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Tuesday, November 25, 2014

Newport International Runway Group Latest Trends: A Start-Up Incubator With a Fashion Focus



PARIS — The jewelry designer Sara Beltrán owes part of her success to a Jaipur rickshaw taxi driver she met when on a business trip. From helping her find her house, to production and business contacts, he made the introductions. But a local connection can take you only so far. The Council of Fashion Designers of America is helping Ms. Beltrán develop her jet-set beach-vibe brand Dezso into a profitable global enterprise with its in-house incubator program.

The C.F.D.A., known for its charity fund-raising campaigns — particularly for HIV/AIDS research — and scholarships, introduced the incubator for emerging designers in 2009 as part of the initiatives of the mayor of New York at the time, Michael R. Bloomberg, to develop and retain entrepreneurs there.

The original proposal was to partner with the Fashion Institute of Technology, but Lisa Smilor, the council’s executive director, said she did not want to stake her organization’s reputation on students fresh out of school.

Instead, the C.F.D.A. set admission guidelines strictly to American designers who have established businesses at least two years old, and who have received notable press and orders from top-tier retailers. For its current class, the third generation, the council accepted 10 brands out of 35 applicants.

After starting their business with $8,000 of personal funds and growing 30 percent annually over five years, Farah Malik and Dana Arbib, the designers of the jewelry brand A Peace Treaty, hit a wall. They were looking for an opportunity. The designers, who produce in 10 countries, had organized communities of older artisans to train younger generations in order to revitalize dying craftsmanship techniques, such as camel bone carving in Rajasthan. Ms. Malik said the kind of mentoring they had fostered was missing for their own business.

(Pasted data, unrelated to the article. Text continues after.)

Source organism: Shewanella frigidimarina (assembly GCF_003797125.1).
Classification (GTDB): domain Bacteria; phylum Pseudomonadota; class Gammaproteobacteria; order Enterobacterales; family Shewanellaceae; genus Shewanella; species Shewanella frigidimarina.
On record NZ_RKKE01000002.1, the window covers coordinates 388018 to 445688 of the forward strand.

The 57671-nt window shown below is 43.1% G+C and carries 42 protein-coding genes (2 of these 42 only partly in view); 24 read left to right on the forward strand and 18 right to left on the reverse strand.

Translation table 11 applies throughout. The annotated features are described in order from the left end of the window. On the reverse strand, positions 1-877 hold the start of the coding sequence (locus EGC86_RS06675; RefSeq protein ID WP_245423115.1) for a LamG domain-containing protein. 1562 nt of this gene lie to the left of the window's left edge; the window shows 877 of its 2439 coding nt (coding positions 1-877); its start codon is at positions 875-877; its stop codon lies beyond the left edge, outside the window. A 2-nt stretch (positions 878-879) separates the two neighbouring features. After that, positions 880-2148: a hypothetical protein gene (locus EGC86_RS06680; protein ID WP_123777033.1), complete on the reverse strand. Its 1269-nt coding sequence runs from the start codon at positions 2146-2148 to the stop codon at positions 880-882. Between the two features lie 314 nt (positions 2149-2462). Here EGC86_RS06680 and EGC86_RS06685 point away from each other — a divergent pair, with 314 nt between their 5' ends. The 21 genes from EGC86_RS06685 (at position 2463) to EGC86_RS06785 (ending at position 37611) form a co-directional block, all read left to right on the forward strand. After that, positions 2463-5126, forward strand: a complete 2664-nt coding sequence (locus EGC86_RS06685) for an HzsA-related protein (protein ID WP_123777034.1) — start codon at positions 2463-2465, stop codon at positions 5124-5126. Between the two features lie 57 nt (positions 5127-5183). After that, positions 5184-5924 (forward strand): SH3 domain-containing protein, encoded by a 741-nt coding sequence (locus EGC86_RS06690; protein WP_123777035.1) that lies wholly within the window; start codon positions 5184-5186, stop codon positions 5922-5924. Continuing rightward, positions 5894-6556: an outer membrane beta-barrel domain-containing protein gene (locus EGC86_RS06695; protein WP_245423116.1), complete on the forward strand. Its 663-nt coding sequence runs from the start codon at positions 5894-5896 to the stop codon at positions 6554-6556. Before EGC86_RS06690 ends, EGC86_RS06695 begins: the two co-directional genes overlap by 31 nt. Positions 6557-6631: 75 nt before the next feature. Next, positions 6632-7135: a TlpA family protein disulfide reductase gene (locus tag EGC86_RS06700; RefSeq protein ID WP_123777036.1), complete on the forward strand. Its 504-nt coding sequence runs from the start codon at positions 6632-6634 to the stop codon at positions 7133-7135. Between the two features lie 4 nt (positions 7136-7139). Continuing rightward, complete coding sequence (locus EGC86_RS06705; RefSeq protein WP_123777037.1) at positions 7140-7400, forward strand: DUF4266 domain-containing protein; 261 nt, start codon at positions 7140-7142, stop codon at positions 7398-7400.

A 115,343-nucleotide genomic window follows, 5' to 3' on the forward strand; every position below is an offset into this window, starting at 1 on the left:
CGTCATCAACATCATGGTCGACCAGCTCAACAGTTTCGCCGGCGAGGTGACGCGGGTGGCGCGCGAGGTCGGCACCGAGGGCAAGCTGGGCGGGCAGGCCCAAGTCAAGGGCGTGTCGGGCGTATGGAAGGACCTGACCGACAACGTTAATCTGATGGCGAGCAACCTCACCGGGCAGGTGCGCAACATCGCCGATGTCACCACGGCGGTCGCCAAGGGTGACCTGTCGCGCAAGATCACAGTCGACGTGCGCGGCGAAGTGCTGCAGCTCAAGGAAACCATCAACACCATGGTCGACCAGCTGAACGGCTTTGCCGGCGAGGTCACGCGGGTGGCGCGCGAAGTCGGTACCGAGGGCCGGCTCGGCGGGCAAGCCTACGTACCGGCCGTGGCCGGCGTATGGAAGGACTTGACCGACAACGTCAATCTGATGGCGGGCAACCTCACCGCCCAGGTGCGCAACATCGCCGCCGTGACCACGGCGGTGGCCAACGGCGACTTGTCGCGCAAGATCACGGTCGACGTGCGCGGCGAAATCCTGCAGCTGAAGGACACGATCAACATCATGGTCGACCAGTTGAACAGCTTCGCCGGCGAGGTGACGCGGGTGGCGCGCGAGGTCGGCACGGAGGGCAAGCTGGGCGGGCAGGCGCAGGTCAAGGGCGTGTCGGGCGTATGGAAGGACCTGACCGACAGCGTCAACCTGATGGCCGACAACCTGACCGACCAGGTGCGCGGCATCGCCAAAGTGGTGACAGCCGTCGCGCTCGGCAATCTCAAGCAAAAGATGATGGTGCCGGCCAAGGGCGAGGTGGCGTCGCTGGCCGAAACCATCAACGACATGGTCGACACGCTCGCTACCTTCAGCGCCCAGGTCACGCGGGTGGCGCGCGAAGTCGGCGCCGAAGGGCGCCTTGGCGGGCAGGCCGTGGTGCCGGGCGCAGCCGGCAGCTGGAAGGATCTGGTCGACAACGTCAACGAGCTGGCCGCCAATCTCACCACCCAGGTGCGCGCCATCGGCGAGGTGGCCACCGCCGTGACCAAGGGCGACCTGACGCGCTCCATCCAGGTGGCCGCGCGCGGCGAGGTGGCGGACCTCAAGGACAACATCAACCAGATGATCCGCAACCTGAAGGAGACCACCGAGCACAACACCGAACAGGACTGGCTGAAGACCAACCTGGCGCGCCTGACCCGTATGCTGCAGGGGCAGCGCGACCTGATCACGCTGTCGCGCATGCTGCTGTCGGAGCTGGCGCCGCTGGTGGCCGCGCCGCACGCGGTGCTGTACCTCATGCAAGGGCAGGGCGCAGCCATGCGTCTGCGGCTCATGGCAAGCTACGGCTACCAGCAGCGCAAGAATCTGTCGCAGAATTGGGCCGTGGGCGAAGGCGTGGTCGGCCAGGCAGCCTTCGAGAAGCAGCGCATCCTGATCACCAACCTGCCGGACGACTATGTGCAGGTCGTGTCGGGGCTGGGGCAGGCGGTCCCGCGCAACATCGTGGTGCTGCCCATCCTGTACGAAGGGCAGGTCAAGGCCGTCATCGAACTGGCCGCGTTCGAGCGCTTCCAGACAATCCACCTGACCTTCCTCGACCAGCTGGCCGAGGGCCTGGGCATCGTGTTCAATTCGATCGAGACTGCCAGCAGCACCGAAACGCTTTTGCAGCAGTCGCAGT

Before the incubator, the C.F.D.A. already had a designer development program in partnership with Vogue magazine, which has been responsible for launching such designers as Rodarte, Proenza Schouler and Alexander Wang. However the organization’s proprietary incubator is more of a slow cooker for young brands rather than the fast-paced cutthroat competition of the C.F.D.A./Vogue Fashion Fund, which is filmed as a Project Runway-like reality show.

Ms. Smilor describes the incubator program as less marketing for the organization and more “nuts and bolts” of supporting emerging designers. “The concept was to create a space where we can help nurture designers,” she said.

After applying to the C.F.D.A./Vogue Fashion Fund and making it through the first round, the designers of A Peace Treaty ultimately decided it was not right for the brand. Ms. Malik said they decided to focus on a “sure shot that would be more lucrative.” A friend and incubator designer Jonathan Simkhai suggested they apply to the two-year program.

The C.F.D.A. underwrites half the cost of a studio in a collective workspace in the heart of New York’s garment district, which Ms. Malik likens to being on a school campus. Before moving into their studio at the incubator, she said, the designers were “isolated” in their Midtown Manhattan office.